- Engineering Complexity
- Birth of Murphy for Java
- People = Problems
- Education Through Pain Management
- The Twenty-Cent Solution
- Fraternal Clones
- "We Lost the Napkin"
- The Devil in Blue Jeans
- Jack and the Beanstalk
- The Slashdot Effect
- The Funhouse Microphone
- That "New Car" Smell
- If I Can See It, It Must Be Wrong
- The Ugly American
- Murphy's Law
- Use Egg Cartons
The Twenty-Cent Solution
Law: A new paradigm is the same as four shiny nickels.
Q: Are you doing something new?
J2EE, JINI, JXTA, web services, and others are all new technologies created in the last several years. Even the idea of e-commerce is new if you're starting such a project for the first time. But are they new paradigm shifts? Yes and no. Take e-commerce, which is no different from brick-and-mortar commerce. The only thing new about e-commerce is the ability to transact remote sales (unless you count catalogs).
Most new ideas are just old ideas in a different form. J2EE is just multi-tier with a standard framework. Multi-tier frameworks have been around a long time; J2EE is just very popular. However, the problem with new technologies and concepts is that they're still difficult to grasp. In the case of J2EE, the framework is large and complex enough that it can take an experienced programmer many months to become proficient. The same is true of JXTA, which is a platform for peer-to-peer (P2P) computing. There is really no new application for P2P designers, but it does turn some concepts on their head by spreading execution to many computers instead of just clients and servers. JXTA also has new protocols and a new API that must be learned.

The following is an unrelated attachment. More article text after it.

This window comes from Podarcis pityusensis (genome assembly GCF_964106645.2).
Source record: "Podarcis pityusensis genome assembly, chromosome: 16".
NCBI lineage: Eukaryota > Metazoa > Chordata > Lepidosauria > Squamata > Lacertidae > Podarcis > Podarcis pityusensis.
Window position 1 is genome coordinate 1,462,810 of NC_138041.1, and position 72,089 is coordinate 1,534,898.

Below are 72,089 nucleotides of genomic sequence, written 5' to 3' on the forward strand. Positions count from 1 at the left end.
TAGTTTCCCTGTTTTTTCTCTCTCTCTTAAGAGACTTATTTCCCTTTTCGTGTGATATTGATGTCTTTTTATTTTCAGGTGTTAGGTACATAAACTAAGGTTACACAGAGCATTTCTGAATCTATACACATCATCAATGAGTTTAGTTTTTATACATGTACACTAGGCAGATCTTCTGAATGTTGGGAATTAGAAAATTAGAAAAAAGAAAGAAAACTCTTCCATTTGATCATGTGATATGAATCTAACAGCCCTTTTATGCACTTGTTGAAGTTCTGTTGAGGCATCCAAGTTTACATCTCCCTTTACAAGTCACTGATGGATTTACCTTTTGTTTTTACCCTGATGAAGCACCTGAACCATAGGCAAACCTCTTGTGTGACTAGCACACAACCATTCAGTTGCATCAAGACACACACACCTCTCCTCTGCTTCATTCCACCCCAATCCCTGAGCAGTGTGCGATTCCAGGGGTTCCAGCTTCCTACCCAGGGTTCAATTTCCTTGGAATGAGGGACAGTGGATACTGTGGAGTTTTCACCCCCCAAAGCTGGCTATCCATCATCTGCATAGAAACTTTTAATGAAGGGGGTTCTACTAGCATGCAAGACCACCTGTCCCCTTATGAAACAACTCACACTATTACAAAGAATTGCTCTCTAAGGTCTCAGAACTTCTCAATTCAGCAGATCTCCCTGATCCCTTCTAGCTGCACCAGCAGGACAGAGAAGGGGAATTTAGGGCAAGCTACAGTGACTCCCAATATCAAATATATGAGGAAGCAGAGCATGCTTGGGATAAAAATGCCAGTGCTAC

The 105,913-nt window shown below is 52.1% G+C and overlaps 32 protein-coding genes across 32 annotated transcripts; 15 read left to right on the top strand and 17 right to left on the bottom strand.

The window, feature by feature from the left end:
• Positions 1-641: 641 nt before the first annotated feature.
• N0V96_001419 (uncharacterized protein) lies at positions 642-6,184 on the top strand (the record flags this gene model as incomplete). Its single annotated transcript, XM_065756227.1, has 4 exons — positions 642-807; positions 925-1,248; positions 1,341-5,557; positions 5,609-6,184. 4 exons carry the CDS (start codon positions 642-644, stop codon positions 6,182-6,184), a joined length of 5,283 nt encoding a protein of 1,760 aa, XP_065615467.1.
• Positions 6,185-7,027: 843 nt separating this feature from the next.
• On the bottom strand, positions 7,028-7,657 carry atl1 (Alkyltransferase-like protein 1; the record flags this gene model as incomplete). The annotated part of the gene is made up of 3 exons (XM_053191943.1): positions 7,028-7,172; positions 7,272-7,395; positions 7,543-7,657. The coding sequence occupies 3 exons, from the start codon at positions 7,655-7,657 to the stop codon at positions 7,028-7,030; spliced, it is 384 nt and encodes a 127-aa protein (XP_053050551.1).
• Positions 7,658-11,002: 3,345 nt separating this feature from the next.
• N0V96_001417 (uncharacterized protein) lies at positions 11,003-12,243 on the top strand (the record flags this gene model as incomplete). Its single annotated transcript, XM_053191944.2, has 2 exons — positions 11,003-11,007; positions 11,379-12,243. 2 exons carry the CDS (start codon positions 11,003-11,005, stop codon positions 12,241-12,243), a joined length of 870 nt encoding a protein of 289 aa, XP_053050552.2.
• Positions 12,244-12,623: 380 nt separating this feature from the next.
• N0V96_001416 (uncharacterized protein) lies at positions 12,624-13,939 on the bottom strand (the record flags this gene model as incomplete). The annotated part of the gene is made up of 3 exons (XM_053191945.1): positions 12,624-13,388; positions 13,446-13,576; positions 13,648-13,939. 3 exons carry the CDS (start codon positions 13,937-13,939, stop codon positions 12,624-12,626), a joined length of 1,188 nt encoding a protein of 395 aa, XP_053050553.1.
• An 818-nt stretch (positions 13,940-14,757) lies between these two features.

Risk here is a measure of true or related experience. Risk reduction comes from both the awareness that the task will be harder than if you were experienced, and methods to improve your proficiency.
At least one member of the development team has experience with the paradigm. One to two years should be a minimum.
Similar application experience (increases the odds of success).
No prior experience.
No prior training.
Hire a domain expert or consulting company with proven Java experience.
Reduce the initial deliverable size.
Don't write mission-critical applications until the development team has a proven ability to deliver similar functionality.